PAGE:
has never been shown in any paper to have a value,” he said. “There are thousands
of papers to show the healing value of wonder and humor and joy and passion and
hope.”

For Dr. Brackett, the Russia trip was a turning point in her life. “I could not come
back to Ohio and not do something important with what I learned,” she said.

At one of the first meetings for Dr. Brackett’s health care clowning group, which
draws both pharmacy and medical students, she brought in as guest speaker retired
Army Major Robert Kreidler, who now serves as headmaster of the Ohio College of
Clowning Arts.

“I was a professional army officer for 10 years, and it’s all come to this,” joked Mr.
Kreidler. But, he added, his decade in the military has given him a good perspective
on the attitude of seriousness that can infect any professional, including pharmacists.

“So many of us are infected with the fatal rationalism of the left lobe of the brain,”
he said. “I made a conscious decision, years ago, to work with both halves of my
brain. I’m trying to convince medical practitioners not to ignore the left lobe of their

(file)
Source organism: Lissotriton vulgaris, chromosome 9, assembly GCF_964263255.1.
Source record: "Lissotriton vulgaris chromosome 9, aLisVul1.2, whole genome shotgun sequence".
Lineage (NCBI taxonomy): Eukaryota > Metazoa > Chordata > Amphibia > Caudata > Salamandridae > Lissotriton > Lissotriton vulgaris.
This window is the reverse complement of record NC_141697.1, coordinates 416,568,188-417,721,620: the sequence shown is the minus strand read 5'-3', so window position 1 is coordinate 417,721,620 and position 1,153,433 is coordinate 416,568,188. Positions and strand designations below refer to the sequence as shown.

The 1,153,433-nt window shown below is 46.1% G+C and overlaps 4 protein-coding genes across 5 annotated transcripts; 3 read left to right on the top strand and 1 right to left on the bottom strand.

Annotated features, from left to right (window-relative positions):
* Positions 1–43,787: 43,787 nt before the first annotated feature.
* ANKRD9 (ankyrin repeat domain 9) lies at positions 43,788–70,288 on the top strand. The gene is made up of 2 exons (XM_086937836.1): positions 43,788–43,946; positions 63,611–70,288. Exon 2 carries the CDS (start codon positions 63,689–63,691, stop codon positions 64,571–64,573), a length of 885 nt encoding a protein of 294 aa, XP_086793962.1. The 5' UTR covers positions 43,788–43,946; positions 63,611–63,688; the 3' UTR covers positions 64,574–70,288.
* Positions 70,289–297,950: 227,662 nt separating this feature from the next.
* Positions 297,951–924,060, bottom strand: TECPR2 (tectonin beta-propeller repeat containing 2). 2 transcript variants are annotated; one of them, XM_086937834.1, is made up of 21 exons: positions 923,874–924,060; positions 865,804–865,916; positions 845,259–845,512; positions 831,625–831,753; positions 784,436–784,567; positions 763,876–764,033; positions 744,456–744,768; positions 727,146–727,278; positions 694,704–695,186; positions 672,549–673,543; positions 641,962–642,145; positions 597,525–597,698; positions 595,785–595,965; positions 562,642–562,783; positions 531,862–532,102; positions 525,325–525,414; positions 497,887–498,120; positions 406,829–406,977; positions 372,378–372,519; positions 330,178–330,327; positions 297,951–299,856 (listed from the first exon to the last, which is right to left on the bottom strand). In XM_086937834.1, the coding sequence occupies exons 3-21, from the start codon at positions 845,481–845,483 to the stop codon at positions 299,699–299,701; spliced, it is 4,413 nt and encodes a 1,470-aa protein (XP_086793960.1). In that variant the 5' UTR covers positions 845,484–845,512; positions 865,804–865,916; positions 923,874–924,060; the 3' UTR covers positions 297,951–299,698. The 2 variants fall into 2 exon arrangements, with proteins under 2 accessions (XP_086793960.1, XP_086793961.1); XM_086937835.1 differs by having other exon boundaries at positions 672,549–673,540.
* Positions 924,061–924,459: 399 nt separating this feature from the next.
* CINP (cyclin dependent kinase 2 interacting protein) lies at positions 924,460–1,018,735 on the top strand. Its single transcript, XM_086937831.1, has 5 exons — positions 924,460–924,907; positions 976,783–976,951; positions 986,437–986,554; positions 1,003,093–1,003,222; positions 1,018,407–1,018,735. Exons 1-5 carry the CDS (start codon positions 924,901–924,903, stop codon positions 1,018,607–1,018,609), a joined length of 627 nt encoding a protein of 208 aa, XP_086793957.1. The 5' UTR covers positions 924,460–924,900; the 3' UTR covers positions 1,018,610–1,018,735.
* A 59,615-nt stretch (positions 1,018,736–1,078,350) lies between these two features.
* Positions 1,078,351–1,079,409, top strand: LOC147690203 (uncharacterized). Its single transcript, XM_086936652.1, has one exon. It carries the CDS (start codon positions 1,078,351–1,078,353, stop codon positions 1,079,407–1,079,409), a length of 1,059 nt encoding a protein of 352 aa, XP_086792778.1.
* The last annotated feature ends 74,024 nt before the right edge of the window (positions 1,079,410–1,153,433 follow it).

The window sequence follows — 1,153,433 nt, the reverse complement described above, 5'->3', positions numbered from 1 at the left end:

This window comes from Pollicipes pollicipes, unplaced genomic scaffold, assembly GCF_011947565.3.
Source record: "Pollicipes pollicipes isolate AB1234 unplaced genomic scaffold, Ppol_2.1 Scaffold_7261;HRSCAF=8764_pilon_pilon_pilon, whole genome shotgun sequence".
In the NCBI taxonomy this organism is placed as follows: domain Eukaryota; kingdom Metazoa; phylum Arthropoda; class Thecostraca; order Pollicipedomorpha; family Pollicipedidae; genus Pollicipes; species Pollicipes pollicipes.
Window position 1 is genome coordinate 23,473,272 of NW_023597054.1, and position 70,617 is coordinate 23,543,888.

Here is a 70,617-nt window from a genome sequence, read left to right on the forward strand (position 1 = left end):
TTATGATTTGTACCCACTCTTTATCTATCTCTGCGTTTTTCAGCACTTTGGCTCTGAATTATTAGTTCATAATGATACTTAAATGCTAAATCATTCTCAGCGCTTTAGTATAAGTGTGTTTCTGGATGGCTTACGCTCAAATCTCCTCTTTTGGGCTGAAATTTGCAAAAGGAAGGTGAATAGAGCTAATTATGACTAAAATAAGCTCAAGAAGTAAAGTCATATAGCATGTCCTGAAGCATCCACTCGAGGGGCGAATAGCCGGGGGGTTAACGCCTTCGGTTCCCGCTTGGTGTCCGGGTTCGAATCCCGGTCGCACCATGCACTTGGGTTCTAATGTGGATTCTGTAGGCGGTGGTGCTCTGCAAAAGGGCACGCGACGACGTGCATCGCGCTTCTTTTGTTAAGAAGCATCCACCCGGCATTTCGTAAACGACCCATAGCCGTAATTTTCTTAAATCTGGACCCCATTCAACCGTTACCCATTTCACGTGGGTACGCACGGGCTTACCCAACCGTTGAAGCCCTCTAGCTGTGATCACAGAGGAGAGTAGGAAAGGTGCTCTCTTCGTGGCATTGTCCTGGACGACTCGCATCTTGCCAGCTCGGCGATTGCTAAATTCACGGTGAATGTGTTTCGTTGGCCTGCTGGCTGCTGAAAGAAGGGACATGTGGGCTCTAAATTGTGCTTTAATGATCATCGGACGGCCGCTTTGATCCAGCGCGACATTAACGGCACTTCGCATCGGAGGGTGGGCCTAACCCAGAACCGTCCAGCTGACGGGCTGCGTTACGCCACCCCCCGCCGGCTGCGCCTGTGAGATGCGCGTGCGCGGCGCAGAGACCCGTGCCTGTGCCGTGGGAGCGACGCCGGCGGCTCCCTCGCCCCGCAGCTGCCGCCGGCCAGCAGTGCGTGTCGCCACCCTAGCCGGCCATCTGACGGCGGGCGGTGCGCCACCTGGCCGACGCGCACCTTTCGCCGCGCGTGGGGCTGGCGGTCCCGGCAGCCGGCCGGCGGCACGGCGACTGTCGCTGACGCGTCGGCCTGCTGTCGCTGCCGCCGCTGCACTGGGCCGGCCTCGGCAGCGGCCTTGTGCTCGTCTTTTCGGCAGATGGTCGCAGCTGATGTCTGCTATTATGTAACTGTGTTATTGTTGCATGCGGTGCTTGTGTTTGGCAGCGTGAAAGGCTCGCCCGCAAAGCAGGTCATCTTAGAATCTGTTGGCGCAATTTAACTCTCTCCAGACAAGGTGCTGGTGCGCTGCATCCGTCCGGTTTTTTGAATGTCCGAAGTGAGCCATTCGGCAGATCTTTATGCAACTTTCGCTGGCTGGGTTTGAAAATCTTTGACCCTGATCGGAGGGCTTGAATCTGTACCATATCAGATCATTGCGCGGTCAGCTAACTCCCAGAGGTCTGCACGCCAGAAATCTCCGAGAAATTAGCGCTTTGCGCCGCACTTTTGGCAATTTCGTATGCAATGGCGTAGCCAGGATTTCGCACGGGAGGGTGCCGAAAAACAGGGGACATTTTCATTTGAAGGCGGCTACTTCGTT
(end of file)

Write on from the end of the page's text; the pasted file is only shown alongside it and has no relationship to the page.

brains but to explore both sides.”

Perhaps that explains how he managed to get the students in attendance that day to
stand up and begin doing a silly clown dance with him.

“We just laughed and had a good time,” recalled first-year pharmacy student Simon
Pence of that class with Mr. Kreidler. “I was about to take a medicinal chemistry test,
so I had been a little stressed. It was a great way to relax before the exam.”

Since then, Mr. Pence has become a regular member of the clowning group,
including a trip in November to a local mall to entertain children who had muscular
dystrophy.

“I had never dressed up like a clown before,” he said. “But when you put on a red
nose and dress crazy, people expect you to act silly, to start sliding over the floor
and tripping over a chair.”
It’s Not About the Red Nose

Although Dr. Brackett is not above teaching the students in her clowning group how
to do a few clown tricks, she said, “I have an agenda far and beyond wearing dorky
clothes and acting silly. What I have observed from 17 years of teaching is that even
though we say the right words about patient-centered care, we don’t do it